Earlier today I was walking down the hall on our third floor. The windows there give a generous view of our cloister -- the garden, the fountains, the walkways that border the large inner area on four sides.
I looked up at the roof of the church and saw the pigeons perched along the roof top. There were about 30 of them, all in a row. There was a space between each of them. I do not know why they do that. I suppose it is some kind of instinctive behavior that dictates enough room for roosting, for leverage, and maybe for taking flight.
I pass by those windows several times a day and more often than not the pigeons are there, all in a row, taking in the sun or, like today, getting a bit of rain. I am sure they will be back again tomorrow. And the day after.
It is what birds do, and do very well. They keep to predictable routines, seemingly letting the world go by as they watch on high, from the tops of churches, on wires, on buildings and steeples all throughout the country.
I am writing on election day. I went out earlier and cast my votes for those men and women who are running for elected offices. A lot of people are willing to take on great responsibilities in order to serve the common good. They will work hard for the betterment of American society and, hopefully, enhance our country's potential to improve the state of affairs among the many countries of the world.
It is an enormous task. But it is a task that can only move forward in one way, and that way is based on individual choice. It can be daunting to look out at the world and to try and figure out a way to improve it.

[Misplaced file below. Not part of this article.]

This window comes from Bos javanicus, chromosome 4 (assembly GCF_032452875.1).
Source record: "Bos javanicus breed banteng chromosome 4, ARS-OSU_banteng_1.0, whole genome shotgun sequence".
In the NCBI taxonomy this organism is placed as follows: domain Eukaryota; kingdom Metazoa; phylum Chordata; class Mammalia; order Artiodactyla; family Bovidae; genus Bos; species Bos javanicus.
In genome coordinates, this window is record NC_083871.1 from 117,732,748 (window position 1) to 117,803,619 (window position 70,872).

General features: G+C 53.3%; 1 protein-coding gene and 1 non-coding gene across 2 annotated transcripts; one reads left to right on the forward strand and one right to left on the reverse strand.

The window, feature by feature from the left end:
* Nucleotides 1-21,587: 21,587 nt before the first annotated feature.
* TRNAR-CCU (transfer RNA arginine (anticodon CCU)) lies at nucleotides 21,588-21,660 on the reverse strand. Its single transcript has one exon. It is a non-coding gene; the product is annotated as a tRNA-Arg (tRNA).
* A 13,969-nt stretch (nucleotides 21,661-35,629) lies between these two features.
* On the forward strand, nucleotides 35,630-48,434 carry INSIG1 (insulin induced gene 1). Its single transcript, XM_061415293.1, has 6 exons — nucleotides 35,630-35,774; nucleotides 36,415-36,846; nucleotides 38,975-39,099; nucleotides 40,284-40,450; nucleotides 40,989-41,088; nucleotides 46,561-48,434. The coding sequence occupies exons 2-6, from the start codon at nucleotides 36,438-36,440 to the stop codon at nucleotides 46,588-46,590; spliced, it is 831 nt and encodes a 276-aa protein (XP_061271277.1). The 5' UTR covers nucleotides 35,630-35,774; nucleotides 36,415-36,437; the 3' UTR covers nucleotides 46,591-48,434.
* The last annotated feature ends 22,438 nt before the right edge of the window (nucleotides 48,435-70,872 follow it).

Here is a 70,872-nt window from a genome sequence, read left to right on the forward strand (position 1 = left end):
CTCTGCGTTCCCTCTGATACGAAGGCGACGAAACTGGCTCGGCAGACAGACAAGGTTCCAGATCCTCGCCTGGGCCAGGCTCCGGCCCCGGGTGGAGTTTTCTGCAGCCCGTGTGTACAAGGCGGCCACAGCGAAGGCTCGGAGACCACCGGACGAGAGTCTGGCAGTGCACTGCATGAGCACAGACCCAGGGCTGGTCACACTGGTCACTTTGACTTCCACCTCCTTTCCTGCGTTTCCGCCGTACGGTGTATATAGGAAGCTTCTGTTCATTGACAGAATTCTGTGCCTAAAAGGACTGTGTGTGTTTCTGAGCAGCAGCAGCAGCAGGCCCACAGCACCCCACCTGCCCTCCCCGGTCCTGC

I suppose most of us, and surely the most idealistic among us, see the world as a problem to be grasped and somehow solved. But it is not too long before we realize that improvement is made up of singular steps taken by solitary people -- people who know through trial and error that the best communities are made up of those who prize the value and contribution of the individual.
We all want to belong, to contribute, to make better. The first steps in learning how to do these things take place with and among a like-minded group, most importantly, a group that is open to learning from other groups. A group that does not see difference as a threat. A group that does not place high qualifications on those who are deemed worthy to belong. A group grows to the extent that it realizes that everyone has a right to belong.
I recently read something I really liked. I came across it on an Internet blog. It was only one line, and it read, "If you want to know God, make it a point to get to know everybody." Advice like that sure moves one to a different level in one's search for God.
In fact, it kind of involves everybody in the search. No one is excluded. Everyone somehow belongs. We are then talking a different language -- a God-like language. It is a higher way of seeing things.
Which brings me back to the pigeons. They are not here to change the world. From where they perch, so high up, they can see so far and wide. They are content to stay here, live their lives, and, well, be birds. But they do it together, always careful to leave each other a bit of space, of breathing room. It works for them.
I watch them, and somehow think that it can work for us, too. We all need a little space, a little place from which to see the world. We each have our gifts, something to contribute to the whole of the human race.
We need to learn when to rest and watch, and when to take flight. To give each other a space apart, but always somehow together. It is a better way, I think, of seeing each other, and God, all at once.
Maybe that is why God made birds, to say something through them.
Father James Stephen (Jeff) Behrens, O.C.S.O., serves at the Monastery of the Holy Spirit, 2625 Ga. Highway 212 S.W., Conyers. His email address is firstname.lastname@example.org.